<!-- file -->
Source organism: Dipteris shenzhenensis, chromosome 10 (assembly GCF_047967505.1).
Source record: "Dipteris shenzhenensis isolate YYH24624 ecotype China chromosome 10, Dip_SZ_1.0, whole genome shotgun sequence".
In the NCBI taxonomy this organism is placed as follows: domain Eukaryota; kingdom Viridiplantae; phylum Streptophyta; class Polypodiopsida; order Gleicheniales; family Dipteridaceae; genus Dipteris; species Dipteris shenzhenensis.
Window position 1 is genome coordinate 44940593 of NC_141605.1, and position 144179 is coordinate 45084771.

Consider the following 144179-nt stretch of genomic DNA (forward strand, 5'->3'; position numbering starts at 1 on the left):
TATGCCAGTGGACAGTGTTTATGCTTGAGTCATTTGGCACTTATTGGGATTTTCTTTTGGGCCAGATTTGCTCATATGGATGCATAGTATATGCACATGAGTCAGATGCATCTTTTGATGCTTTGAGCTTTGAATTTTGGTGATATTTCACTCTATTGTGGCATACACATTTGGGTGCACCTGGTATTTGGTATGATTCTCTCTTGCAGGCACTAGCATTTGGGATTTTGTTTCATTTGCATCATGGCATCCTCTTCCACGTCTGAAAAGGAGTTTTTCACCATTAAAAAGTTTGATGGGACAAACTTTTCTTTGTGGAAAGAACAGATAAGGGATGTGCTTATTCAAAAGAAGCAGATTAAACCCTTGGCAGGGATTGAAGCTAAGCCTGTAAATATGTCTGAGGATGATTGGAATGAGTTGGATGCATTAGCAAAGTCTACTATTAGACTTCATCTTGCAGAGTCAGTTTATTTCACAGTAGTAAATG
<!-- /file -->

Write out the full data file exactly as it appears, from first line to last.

Source organism: Dipteris shenzhenensis, chromosome 10 (assembly GCF_047967505.1).
Source record: "Dipteris shenzhenensis isolate YYH24624 ecotype China chromosome 10, Dip_SZ_1.0, whole genome shotgun sequence".
In the NCBI taxonomy this organism is placed as follows: domain Eukaryota; kingdom Viridiplantae; phylum Streptophyta; class Polypodiopsida; order Gleicheniales; family Dipteridaceae; genus Dipteris; species Dipteris shenzhenensis.
Window position 1 is genome coordinate 44940593 of NC_141605.1, and position 144179 is coordinate 45084771.

Consider the following 144179-nt stretch of genomic DNA (forward strand, 5'->3'; position numbering starts at 1 on the left):
TATGCCAGTGGACAGTGTTTATGCTTGAGTCATTTGGCACTTATTGGGATTTTCTTTTGGGCCAGATTTGCTCATATGGATGCATAGTATATGCACATGAGTCAGATGCATCTTTTGATGCTTTGAGCTTTGAATTTTGGTGATATTTCACTCTATTGTGGCATACACATTTGGGTGCACCTGGTATTTGGTATGATTCTCTCTTGCAGGCACTAGCATTTGGGATTTTGTTTCATTTGCATCATGGCATCCTCTTCCACGTCTGAAAAGGAGTTTTTCACCATTAAAAAGTTTGATGGGACAAACTTTTCTTTGTGGAAAGAACAGATAAGGGATGTGCTTATTCAAAAGAAGCAGATTAAACCCTTGGCAGGGATTGAAGCTAAGCCTGTAAATATGTCTGAGGATGATTGGAATGAGTTGGATGCATTAGCAAAGTCTACTATTAGACTTCATCTTGCAGAGTCAGTTTATTTCACAGTAGTAAATG